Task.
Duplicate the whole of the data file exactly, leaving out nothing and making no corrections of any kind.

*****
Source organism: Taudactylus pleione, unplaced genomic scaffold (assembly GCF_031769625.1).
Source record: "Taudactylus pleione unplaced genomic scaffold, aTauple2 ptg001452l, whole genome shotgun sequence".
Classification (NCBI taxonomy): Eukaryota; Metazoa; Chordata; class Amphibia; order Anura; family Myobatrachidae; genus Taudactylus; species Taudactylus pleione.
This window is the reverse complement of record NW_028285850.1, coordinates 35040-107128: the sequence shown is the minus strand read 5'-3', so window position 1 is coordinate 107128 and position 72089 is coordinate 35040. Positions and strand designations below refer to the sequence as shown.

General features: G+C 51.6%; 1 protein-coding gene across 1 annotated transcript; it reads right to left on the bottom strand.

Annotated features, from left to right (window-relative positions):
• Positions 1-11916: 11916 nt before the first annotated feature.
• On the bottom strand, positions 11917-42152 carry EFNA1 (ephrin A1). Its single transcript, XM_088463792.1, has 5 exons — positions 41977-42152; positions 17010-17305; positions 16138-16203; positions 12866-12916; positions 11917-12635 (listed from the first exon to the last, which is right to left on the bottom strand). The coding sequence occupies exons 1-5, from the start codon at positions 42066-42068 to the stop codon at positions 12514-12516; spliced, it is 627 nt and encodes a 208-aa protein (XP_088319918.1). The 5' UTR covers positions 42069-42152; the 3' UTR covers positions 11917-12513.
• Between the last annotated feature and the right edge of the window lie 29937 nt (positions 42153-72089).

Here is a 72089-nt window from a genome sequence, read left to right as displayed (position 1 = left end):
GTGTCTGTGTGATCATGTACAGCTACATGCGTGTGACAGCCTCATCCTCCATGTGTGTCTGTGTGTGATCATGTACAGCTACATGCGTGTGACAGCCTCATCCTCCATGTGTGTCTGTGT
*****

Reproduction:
Source organism: Taudactylus pleione, unplaced genomic scaffold (assembly GCF_031769625.1).
Source record: "Taudactylus pleione unplaced genomic scaffold, aTauple2 ptg001452l, whole genome shotgun sequence".
Classification (NCBI taxonomy): Eukaryota; Metazoa; Chordata; class Amphibia; order Anura; family Myobatrachidae; genus Taudactylus; species Taudactylus pleione.
This window is the reverse complement of record NW_028285850.1, coordinates 35040-107128: the sequence shown is the minus strand read 5'-3', so window position 1 is coordinate 107128 and position 72089 is coordinate 35040. Positions and strand designations below refer to the sequence as shown.

General features: G+C 51.6%; 1 protein-coding gene across 1 annotated transcript; it reads right to left on the bottom strand.

Annotated features, from left to right (window-relative positions):
• Positions 1-11916: 11916 nt before the first annotated feature.
• On the bottom strand, positions 11917-42152 carry EFNA1 (ephrin A1). Its single transcript, XM_088463792.1, has 5 exons — positions 41977-42152; positions 17010-17305; positions 16138-16203; positions 12866-12916; positions 11917-12635 (listed from the first exon to the last, which is right to left on the bottom strand). The coding sequence occupies exons 1-5, from the start codon at positions 42066-42068 to the stop codon at positions 12514-12516; spliced, it is 627 nt and encodes a 208-aa protein (XP_088319918.1). The 5' UTR covers positions 42069-42152; the 3' UTR covers positions 11917-12513.
• Between the last annotated feature and the right edge of the window lie 29937 nt (positions 42153-72089).

Here is a 72089-nt window from a genome sequence, read left to right as displayed (position 1 = left end):
GTGTCTGTGTGATCATGTACAGCTACATGCGTGTGACAGCCTCATCCTCCATGTGTGTCTGTGTGTGATCATGTACAGCTACATGCGTGTGACAGCCTCATCCTCCATGTGTGTCTGTGT